Unfortunately, the Ukraine Crisis did not end with 2014. New outbreaks of fighting, bombings, a buildup of Russian forces along the Ukraine-Russian broader, and a renewed Russian military presence in Ukraine, among other signs, suggest the conflict is about to escalate once again. In accordance, there is a need to respond to increased Russian aggression in order to discourage such behavior, but the West is growing weary of the conflict.
Despite Putin’s failure to respond to his punishments in a rational manner, sanctions against Russia are proving to be quite punitive to the Russian economy; however, collapsing oil prices are having a far greater impact on Russia’s economic health. With economic failure comes political dissent and dramatic shifts in policies. While Western powers hoped sanctions would force Putin to change his policies, the overall ills of the Russian economy may well eventually result in the departure of Putin and many of his cronies.
More often than not, authoritarian leaders use government to serve their interests at the expense of their Peoples. Since maintaining their power at almost any cost is the top priority of an authoritarian regime, authoritarians try to engineer their government and their broader society, so they cannot function without them. While Libya under Muammar Gaddafi represents a textbook example, Vladimir Putin has used his consolidation of power to make his ouster extremely damaging to Russia.
As such, Eastern Europeans in particular should be concerned that increased pressure on the Russian economy will lead to a unstable Russia. Where oil prices falling below $50 a barrel is awesome news for average consumers, oil dependent countries like Russia experience that steep discount as an economic slowdown and national budget deficit. If the Russian economy falls into deep economic depression that lingers for years to decades, the economic ripple effects for Europe will be very significant.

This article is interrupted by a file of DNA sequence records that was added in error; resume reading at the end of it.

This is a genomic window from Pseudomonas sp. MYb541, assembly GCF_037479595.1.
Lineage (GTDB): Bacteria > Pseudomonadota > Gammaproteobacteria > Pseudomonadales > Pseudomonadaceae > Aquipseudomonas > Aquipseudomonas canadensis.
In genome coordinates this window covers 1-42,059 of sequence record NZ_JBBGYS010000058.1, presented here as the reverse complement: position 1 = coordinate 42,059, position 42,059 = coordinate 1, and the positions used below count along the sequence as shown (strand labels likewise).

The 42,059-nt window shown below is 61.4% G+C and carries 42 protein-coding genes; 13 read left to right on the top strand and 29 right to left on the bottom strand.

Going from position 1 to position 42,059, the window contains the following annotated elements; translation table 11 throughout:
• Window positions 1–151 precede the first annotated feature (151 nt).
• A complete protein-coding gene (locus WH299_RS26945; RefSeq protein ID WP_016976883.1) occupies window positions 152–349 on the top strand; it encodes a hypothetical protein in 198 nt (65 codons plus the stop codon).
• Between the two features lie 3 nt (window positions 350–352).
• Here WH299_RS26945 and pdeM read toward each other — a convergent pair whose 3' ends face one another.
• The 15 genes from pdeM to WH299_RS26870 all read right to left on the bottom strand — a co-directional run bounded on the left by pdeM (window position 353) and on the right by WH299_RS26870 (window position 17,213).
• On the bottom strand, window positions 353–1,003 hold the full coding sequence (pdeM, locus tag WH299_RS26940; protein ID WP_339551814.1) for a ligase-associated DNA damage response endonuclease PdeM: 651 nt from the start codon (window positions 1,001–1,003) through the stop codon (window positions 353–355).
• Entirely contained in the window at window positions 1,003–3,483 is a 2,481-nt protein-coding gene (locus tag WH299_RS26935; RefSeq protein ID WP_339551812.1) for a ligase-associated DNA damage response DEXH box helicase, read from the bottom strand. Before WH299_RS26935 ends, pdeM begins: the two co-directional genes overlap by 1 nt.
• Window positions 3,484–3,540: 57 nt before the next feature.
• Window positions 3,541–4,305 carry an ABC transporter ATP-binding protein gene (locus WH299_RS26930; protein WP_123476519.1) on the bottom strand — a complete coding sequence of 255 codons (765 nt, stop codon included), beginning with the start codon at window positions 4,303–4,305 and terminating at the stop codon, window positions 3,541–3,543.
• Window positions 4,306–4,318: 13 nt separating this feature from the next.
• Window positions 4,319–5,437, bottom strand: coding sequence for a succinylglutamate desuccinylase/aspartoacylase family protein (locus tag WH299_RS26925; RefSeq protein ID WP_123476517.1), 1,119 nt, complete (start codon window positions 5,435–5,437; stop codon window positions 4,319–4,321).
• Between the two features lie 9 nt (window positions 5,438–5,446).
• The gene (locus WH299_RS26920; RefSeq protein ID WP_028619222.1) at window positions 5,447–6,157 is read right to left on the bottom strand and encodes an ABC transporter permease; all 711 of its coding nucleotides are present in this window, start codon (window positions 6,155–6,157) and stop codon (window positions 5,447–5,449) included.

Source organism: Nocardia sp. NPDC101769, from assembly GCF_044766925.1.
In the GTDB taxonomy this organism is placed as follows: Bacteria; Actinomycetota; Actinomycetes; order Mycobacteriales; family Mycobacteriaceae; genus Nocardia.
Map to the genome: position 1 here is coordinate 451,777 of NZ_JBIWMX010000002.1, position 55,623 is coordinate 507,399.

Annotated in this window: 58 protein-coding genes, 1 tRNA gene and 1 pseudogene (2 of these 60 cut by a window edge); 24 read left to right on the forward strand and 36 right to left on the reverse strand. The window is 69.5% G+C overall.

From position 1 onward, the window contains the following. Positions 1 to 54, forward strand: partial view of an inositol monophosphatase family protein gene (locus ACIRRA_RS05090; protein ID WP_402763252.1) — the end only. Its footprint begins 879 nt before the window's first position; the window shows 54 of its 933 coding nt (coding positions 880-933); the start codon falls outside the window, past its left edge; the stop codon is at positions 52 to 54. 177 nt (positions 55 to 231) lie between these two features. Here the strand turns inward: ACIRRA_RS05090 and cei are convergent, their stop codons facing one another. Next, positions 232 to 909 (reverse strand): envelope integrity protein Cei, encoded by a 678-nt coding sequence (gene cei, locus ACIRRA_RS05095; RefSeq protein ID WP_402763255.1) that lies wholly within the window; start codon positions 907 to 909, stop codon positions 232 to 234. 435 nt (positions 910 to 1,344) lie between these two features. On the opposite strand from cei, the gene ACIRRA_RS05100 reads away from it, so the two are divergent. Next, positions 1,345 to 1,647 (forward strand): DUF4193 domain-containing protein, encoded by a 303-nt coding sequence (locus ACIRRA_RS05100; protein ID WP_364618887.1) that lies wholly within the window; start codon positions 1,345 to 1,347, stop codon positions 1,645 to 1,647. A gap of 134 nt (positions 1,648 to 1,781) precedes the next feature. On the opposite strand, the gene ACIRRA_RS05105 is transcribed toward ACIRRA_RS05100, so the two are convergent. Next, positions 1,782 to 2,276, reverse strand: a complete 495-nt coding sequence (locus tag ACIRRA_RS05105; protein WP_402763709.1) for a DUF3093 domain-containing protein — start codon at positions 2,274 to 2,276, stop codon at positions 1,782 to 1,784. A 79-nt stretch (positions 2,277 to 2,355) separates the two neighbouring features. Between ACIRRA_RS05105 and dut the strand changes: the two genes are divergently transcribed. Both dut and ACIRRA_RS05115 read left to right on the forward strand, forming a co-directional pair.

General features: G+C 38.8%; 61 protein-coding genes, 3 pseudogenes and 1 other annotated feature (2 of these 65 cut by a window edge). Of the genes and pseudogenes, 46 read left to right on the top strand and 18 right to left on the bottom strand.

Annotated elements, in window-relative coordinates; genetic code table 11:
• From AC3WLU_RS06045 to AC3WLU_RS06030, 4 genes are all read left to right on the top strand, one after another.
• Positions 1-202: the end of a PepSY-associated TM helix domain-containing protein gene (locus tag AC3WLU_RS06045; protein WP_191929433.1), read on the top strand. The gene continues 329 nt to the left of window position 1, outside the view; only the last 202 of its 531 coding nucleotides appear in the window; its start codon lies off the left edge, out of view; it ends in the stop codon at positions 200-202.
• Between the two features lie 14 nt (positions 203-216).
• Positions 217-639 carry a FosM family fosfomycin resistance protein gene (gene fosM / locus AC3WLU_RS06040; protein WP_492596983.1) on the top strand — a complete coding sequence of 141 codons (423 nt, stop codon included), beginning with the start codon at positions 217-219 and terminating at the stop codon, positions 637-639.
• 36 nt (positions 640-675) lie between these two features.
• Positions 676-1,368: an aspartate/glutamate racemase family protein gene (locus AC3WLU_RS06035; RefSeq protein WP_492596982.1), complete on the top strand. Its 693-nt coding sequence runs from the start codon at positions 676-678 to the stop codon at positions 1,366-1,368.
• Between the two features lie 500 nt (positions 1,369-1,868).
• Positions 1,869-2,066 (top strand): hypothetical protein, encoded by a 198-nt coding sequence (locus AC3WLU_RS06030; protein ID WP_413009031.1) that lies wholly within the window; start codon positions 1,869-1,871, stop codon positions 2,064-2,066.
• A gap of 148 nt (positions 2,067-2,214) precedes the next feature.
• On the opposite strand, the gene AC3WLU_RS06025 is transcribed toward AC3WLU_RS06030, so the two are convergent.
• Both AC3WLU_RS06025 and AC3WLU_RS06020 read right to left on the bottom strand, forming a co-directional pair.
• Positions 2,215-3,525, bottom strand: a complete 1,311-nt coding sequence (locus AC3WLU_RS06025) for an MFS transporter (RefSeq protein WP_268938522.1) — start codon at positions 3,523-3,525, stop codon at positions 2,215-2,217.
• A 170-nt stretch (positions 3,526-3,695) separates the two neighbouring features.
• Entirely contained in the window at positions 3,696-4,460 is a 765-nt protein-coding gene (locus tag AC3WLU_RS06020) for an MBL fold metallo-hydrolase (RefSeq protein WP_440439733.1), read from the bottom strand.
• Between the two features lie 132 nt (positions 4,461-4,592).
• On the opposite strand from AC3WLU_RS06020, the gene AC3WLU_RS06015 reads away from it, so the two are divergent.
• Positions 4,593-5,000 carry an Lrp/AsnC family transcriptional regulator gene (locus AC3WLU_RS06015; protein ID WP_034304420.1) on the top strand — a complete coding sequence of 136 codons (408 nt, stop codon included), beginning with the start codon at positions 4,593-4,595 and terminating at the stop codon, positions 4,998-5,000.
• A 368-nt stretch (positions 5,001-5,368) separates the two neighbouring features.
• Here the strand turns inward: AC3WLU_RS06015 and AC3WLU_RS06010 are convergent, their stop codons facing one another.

Perhaps more importantly, the Putin government has spent the last year responding to increased international pressure with increased aggression. A desperate Putin with little more to lose may feel compelled to broaden his militant intrusion against Ukraine into other European countries. In other words, Putin might choose to preserve his power and spread chaos around the world so Westerners can suffer alongside Russians.
That said, countries like Germany might fear increased sanctions will destabilize Russia, but the reality is that the only new sanctions that are likely to have a significant impact are those targeting specific individuals and businesses. After all, the fate of the Russian economy has already been sealed by its overreliance on oil, especially when the Putin government chooses to engage in increased military spending.
Where reversing sanctions could only help soften Russia’s economic woes, political capitulation on behalf of Western leaders will certainly reward Putin for his patience. In turn, Putin will expand his mistreat of Ukraine to more countries once Russia is back on its feet. Consequently, Western leaders must stay the course when it comes to the resolving the Ukraine Crisis in a satisfactory manner.
The unfortunate reality is that Russia has always had the power to decide how the Ukraine Crisis would end. If Putin decides to unwind his damaging policies and his grip on power, the Russian People and the rest of the world will be better off. If Putin is forced out of government, Russia will likely suffer from political instability and the world will have to deal with that. If Putin chooses conflict over reason, the world needs to be prepared for that, because appeasing Vladimir Putin will not determine what he does.
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